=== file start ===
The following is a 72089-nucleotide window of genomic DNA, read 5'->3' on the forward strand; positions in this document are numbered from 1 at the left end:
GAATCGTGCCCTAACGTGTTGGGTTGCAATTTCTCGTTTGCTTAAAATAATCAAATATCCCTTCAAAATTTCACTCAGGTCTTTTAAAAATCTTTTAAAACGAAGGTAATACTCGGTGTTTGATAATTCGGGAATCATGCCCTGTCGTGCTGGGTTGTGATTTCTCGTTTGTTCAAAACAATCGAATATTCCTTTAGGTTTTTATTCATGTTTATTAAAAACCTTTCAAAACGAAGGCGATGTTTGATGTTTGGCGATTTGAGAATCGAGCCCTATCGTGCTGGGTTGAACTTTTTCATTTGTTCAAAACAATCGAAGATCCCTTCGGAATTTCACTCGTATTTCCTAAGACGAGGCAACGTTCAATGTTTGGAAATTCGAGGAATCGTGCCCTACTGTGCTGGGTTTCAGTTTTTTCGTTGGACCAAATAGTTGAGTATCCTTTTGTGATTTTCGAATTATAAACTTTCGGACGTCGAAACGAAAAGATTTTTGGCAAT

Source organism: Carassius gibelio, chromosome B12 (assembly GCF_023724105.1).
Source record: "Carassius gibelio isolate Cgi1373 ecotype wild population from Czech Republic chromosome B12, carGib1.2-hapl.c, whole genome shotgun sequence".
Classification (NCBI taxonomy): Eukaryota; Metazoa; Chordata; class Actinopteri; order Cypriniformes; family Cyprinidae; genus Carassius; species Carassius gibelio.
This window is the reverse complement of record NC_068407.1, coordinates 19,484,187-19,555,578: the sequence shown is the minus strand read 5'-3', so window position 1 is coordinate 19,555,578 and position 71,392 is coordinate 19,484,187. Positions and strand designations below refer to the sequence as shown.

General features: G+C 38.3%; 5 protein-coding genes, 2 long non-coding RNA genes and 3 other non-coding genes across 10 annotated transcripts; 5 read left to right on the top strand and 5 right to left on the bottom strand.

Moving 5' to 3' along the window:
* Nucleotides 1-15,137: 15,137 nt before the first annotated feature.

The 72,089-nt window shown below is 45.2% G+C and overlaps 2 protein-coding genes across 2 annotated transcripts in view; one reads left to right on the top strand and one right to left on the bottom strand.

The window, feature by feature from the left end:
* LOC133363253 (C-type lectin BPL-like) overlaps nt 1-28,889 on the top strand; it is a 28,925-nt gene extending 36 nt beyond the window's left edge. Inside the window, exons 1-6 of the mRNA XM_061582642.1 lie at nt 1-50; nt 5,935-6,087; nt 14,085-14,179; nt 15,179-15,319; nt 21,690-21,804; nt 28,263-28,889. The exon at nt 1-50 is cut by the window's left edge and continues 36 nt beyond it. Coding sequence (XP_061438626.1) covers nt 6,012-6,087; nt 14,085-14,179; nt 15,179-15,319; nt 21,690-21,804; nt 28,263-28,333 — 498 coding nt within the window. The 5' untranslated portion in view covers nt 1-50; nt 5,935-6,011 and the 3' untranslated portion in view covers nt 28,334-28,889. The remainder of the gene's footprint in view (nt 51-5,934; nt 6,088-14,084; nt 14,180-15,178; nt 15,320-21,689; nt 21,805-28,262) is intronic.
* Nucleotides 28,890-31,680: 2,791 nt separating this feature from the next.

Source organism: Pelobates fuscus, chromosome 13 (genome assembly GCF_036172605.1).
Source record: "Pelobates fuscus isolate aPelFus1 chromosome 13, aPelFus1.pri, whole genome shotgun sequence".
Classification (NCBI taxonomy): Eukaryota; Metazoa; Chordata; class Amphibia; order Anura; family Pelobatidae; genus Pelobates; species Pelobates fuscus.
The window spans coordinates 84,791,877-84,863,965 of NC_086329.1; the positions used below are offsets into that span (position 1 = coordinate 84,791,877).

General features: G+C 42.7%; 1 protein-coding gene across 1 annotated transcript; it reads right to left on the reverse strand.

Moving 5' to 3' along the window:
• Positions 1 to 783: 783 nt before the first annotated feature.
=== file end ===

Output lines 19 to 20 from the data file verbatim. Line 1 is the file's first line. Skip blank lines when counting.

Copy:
Moving 5' to 3' along the window:
• Positions 1 to 783: 783 nt before the first annotated feature.